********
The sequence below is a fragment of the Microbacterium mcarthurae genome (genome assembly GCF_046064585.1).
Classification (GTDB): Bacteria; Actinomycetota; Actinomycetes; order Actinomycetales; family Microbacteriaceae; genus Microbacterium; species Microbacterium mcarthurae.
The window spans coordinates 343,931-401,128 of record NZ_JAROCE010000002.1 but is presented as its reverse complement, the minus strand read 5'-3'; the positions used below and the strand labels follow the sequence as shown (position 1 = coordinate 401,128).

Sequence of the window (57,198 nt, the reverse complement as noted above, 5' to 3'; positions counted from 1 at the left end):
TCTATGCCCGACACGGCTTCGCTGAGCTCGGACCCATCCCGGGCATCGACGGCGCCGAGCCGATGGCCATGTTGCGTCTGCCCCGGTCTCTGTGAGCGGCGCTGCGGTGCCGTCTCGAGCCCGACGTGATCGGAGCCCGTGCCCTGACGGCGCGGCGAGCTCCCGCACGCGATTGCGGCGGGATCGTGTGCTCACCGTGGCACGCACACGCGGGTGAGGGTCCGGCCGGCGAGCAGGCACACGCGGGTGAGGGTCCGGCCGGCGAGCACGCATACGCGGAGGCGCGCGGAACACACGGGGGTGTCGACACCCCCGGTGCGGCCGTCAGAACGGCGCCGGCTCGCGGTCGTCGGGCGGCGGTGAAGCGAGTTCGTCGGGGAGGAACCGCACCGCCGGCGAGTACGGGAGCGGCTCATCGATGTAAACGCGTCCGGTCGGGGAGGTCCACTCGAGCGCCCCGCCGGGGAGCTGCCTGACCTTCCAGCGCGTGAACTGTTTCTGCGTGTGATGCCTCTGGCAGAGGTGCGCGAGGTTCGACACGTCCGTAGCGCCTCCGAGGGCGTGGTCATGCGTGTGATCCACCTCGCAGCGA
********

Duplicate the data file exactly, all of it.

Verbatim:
The sequence below is a fragment of the Microbacterium mcarthurae genome (genome assembly GCF_046064585.1).
Classification (GTDB): Bacteria; Actinomycetota; Actinomycetes; order Actinomycetales; family Microbacteriaceae; genus Microbacterium; species Microbacterium mcarthurae.
The window spans coordinates 343,931-401,128 of record NZ_JAROCE010000002.1 but is presented as its reverse complement, the minus strand read 5'-3'; the positions used below and the strand labels follow the sequence as shown (position 1 = coordinate 401,128).

Sequence of the window (57,198 nt, the reverse complement as noted above, 5' to 3'; positions counted from 1 at the left end):
TCTATGCCCGACACGGCTTCGCTGAGCTCGGACCCATCCCGGGCATCGACGGCGCCGAGCCGATGGCCATGTTGCGTCTGCCCCGGTCTCTGTGAGCGGCGCTGCGGTGCCGTCTCGAGCCCGACGTGATCGGAGCCCGTGCCCTGACGGCGCGGCGAGCTCCCGCACGCGATTGCGGCGGGATCGTGTGCTCACCGTGGCACGCACACGCGGGTGAGGGTCCGGCCGGCGAGCAGGCACACGCGGGTGAGGGTCCGGCCGGCGAGCACGCATACGCGGAGGCGCGCGGAACACACGGGGGTGTCGACACCCCCGGTGCGGCCGTCAGAACGGCGCCGGCTCGCGGTCGTCGGGCGGCGGTGAAGCGAGTTCGTCGGGGAGGAACCGCACCGCCGGCGAGTACGGGAGCGGCTCATCGATGTAAACGCGTCCGGTCGGGGAGGTCCACTCGAGCGCCCCGCCGGGGAGCTGCCTGACCTTCCAGCGCGTGAACTGTTTCTGCGTGTGATGCCTCTGGCAGAGGTGCGCGAGGTTCGACACGTCCGTAGCGCCTCCGAGGGCGTGGTCATGCGTGTGATCCACCTCGCAGCGA